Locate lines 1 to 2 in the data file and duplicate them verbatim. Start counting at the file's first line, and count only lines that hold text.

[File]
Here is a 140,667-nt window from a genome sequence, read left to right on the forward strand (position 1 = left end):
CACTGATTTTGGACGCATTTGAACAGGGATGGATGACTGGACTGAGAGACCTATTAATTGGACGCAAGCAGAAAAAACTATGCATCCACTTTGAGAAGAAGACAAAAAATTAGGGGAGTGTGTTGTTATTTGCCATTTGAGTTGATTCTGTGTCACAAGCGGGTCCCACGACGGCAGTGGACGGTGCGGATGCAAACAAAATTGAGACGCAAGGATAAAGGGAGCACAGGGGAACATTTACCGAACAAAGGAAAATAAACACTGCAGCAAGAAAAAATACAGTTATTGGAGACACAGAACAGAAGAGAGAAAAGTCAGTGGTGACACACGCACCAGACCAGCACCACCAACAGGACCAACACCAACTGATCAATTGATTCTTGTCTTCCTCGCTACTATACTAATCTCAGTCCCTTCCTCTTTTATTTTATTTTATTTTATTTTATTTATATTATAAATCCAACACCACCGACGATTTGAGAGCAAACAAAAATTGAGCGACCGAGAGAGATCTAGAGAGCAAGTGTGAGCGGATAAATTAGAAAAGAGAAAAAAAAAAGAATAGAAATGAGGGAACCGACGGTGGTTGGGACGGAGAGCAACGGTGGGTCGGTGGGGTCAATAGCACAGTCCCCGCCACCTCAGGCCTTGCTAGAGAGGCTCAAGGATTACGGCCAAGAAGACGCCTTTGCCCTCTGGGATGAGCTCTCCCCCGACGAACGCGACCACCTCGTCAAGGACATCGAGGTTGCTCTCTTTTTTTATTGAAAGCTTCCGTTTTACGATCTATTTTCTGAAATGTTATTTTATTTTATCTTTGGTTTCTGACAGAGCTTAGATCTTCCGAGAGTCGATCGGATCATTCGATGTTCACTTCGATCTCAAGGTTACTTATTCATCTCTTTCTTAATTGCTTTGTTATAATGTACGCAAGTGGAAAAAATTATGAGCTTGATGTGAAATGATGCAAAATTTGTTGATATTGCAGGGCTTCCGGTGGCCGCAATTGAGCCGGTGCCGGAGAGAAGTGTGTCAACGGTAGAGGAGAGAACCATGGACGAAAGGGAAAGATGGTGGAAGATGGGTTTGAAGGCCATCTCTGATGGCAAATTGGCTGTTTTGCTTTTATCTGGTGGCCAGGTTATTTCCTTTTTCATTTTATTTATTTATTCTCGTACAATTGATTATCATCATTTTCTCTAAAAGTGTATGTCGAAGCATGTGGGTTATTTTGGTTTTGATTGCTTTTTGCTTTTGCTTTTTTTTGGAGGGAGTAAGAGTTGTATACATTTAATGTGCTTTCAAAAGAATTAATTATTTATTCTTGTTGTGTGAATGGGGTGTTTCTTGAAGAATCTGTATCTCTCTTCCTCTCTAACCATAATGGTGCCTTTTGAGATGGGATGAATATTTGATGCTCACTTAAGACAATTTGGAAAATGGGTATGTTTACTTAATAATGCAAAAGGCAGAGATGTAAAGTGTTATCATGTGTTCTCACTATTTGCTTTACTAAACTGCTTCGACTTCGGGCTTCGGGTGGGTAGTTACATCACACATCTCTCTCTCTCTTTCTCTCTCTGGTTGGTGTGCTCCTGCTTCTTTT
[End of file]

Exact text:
Here is a 140,667-nt window from a genome sequence, read left to right on the forward strand (position 1 = left end):
CACTGATTTTGGACGCATTTGAACAGGGATGGATGACTGGACTGAGAGACCTATTAATTGGACGCAAGCAGAAAAAACTATGCATCCACTTTGAGAAGAAGACAAAAAATTAGGGGAGTGTGTTGTTATTTGCCATTTGAGTTGATTCTGTGTCACAAGCGGGTCCCACGACGGCAGTGGACGGTGCGGATGCAAACAAAATTGAGACGCAAGGATAAAGGGAGCACAGGGGAACATTTACCGAACAAAGGAAAATAAACACTGCAGCAAGAAAAAATACAGTTATTGGAGACACAGAACAGAAGAGAGAAAAGTCAGTGGTGACACACGCACCAGACCAGCACCACCAACAGGACCAACACCAACTGATCAATTGATTCTTGTCTTCCTCGCTACTATACTAATCTCAGTCCCTTCCTCTTTTATTTTATTTTATTTTATTTTATTTATATTATAAATCCAACACCACCGACGATTTGAGAGCAAACAAAAATTGAGCGACCGAGAGAGATCTAGAGAGCAAGTGTGAGCGGATAAATTAGAAAAGAGAAAAAAAAAAGAATAGAAATGAGGGAACCGACGGTGGTTGGGACGGAGAGCAACGGTGGGTCGGTGGGGTCAATAGCACAGTCCCCGCCACCTCAGGCCTTGCTAGAGAGGCTCAAGGATTACGGCCAAGAAGACGCCTTTGCCCTCTGGGATGAGCTCTCCCCCGACGAACGCGACCACCTCGTCAAGGACATCGAGGTTGCTCTCTTTTTTTATTGAAAGCTTCCGTTTTACGATCTATTTTCTGAAATGTTATTTTATTTTATCTTTGGTTTCTGACAGAGCTTAGATCTTCCGAGAGTCGATCGGATCATTCGATGTTCACTTCGATCTCAAGGTTACTTATTCATCTCTTTCTTAATTGCTTTGTTATAATGTACGCAAGTGGAAAAAATTATGAGCTTGATGTGAAATGATGCAAAATTTGTTGATATTGCAGGGCTTCCGGTGGCCGCAATTGAGCCGGTGCCGGAGAGAAGTGTGTCAACGGTAGAGGAGAGAACCATGGACGAAAGGGAAAGATGGTGGAAGATGGGTTTGAAGGCCATCTCTGATGGCAAATTGGCTGTTTTGCTTTTATCTGGTGGCCAGGTTATTTCCTTTTTCATTTTATTTATTTATTCTCGTACAATTGATTATCATCATTTTCTCTAAAAGTGTATGTCGAAGCATGTGGGTTATTTTGGTTTTGATTGCTTTTTGCTTTTGCTTTTTTTTGGAGGGAGTAAGAGTTGTATACATTTAATGTGCTTTCAAAAGAATTAATTATTTATTCTTGTTGTGTGAATGGGGTGTTTCTTGAAGAATCTGTATCTCTCTTCCTCTCTAACCATAATGGTGCCTTTTGAGATGGGATGAATATTTGATGCTCACTTAAGACAATTTGGAAAATGGGTATGTTTACTTAATAATGCAAAAGGCAGAGATGTAAAGTGTTATCATGTGTTCTCACTATTTGCTTTACTAAACTGCTTCGACTTCGGGCTTCGGGTGGGTAGTTACATCACACATCTCTCTCTCTCTTTCTCTCTCTGGTTGGTGTGCTCCTGCTTCTTTT